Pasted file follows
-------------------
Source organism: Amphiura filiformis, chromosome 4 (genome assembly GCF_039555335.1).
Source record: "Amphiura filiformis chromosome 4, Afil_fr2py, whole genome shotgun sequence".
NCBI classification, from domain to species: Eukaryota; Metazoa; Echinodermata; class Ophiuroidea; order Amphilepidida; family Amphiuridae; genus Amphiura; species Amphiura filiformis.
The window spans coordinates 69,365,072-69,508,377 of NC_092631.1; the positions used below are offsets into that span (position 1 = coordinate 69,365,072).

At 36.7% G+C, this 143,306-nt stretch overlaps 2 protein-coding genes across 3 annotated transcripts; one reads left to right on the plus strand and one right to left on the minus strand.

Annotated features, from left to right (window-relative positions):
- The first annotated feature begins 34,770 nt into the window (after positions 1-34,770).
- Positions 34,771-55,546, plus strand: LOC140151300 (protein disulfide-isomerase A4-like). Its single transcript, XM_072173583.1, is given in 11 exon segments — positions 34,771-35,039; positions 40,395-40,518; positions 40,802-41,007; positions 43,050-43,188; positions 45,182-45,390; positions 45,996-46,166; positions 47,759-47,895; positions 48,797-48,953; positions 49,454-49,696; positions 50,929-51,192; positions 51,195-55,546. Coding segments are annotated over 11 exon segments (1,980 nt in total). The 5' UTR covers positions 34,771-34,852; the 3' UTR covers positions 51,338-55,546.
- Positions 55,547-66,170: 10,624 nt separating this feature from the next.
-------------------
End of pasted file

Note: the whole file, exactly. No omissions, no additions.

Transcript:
Source organism: Amphiura filiformis, chromosome 4 (genome assembly GCF_039555335.1).
Source record: "Amphiura filiformis chromosome 4, Afil_fr2py, whole genome shotgun sequence".
NCBI classification, from domain to species: Eukaryota; Metazoa; Echinodermata; class Ophiuroidea; order Amphilepidida; family Amphiuridae; genus Amphiura; species Amphiura filiformis.
The window spans coordinates 69,365,072-69,508,377 of NC_092631.1; the positions used below are offsets into that span (position 1 = coordinate 69,365,072).

At 36.7% G+C, this 143,306-nt stretch overlaps 2 protein-coding genes across 3 annotated transcripts; one reads left to right on the plus strand and one right to left on the minus strand.

Annotated features, from left to right (window-relative positions):
- The first annotated feature begins 34,770 nt into the window (after positions 1-34,770).
- Positions 34,771-55,546, plus strand: LOC140151300 (protein disulfide-isomerase A4-like). Its single transcript, XM_072173583.1, is given in 11 exon segments — positions 34,771-35,039; positions 40,395-40,518; positions 40,802-41,007; positions 43,050-43,188; positions 45,182-45,390; positions 45,996-46,166; positions 47,759-47,895; positions 48,797-48,953; positions 49,454-49,696; positions 50,929-51,192; positions 51,195-55,546. Coding segments are annotated over 11 exon segments (1,980 nt in total). The 5' UTR covers positions 34,771-34,852; the 3' UTR covers positions 51,338-55,546.
- Positions 55,547-66,170: 10,624 nt separating this feature from the next.